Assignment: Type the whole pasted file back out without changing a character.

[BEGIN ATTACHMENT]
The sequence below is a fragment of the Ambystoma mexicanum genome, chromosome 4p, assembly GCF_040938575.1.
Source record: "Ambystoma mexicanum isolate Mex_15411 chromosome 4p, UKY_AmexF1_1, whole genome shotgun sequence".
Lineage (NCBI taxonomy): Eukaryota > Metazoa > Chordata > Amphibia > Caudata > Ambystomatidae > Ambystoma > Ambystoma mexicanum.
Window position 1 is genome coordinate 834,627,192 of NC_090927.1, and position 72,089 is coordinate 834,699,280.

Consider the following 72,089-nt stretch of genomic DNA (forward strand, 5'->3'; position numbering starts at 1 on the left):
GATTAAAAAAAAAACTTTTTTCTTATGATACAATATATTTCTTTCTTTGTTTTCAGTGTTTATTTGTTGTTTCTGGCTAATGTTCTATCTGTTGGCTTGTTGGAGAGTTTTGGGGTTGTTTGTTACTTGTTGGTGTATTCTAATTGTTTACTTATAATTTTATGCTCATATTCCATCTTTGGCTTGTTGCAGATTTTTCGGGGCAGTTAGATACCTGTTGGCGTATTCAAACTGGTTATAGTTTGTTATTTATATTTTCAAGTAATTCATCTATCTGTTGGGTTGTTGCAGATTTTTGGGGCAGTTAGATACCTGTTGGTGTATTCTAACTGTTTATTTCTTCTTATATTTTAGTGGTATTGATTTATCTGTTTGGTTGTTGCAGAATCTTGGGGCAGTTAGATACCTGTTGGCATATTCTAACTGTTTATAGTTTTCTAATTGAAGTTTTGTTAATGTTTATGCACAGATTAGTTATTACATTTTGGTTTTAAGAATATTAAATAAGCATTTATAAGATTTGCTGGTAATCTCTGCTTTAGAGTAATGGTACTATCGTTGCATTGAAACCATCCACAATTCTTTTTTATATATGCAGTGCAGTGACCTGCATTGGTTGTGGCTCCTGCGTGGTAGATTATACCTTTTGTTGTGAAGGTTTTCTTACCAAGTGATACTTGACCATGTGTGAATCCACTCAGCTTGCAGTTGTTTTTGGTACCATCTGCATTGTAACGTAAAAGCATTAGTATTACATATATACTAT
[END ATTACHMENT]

The sequence below is a fragment of the Ambystoma mexicanum genome, chromosome 4p, assembly GCF_040938575.1.
Source record: "Ambystoma mexicanum isolate Mex_15411 chromosome 4p, UKY_AmexF1_1, whole genome shotgun sequence".
Lineage (NCBI taxonomy): Eukaryota > Metazoa > Chordata > Amphibia > Caudata > Ambystomatidae > Ambystoma > Ambystoma mexicanum.
Window position 1 is genome coordinate 834,627,192 of NC_090927.1, and position 72,089 is coordinate 834,699,280.

Consider the following 72,089-nt stretch of genomic DNA (forward strand, 5'->3'; position numbering starts at 1 on the left):
GATTAAAAAAAAAACTTTTTTCTTATGATACAATATATTTCTTTCTTTGTTTTCAGTGTTTATTTGTTGTTTCTGGCTAATGTTCTATCTGTTGGCTTGTTGGAGAGTTTTGGGGTTGTTTGTTACTTGTTGGTGTATTCTAATTGTTTACTTATAATTTTATGCTCATATTCCATCTTTGGCTTGTTGCAGATTTTTCGGGGCAGTTAGATACCTGTTGGCGTATTCAAACTGGTTATAGTTTGTTATTTATATTTTCAAGTAATTCATCTATCTGTTGGGTTGTTGCAGATTTTTGGGGCAGTTAGATACCTGTTGGTGTATTCTAACTGTTTATTTCTTCTTATATTTTAGTGGTATTGATTTATCTGTTTGGTTGTTGCAGAATCTTGGGGCAGTTAGATACCTGTTGGCATATTCTAACTGTTTATAGTTTTCTAATTGAAGTTTTGTTAATGTTTATGCACAGATTAGTTATTACATTTTGGTTTTAAGAATATTAAATAAGCATTTATAAGATTTGCTGGTAATCTCTGCTTTAGAGTAATGGTACTATCGTTGCATTGAAACCATCCACAATTCTTTTTTATATATGCAGTGCAGTGACCTGCATTGGTTGTGGCTCCTGCGTGGTAGATTATACCTTTTGTTGTGAAGGTTTTCTTACCAAGTGATACTTGACCATGTGTGAATCCACTCAGCTTGCAGTTGTTTTTGGTACCATCTGCATTGTAACGTAAAAGCATTAGTATTACATATATACTAT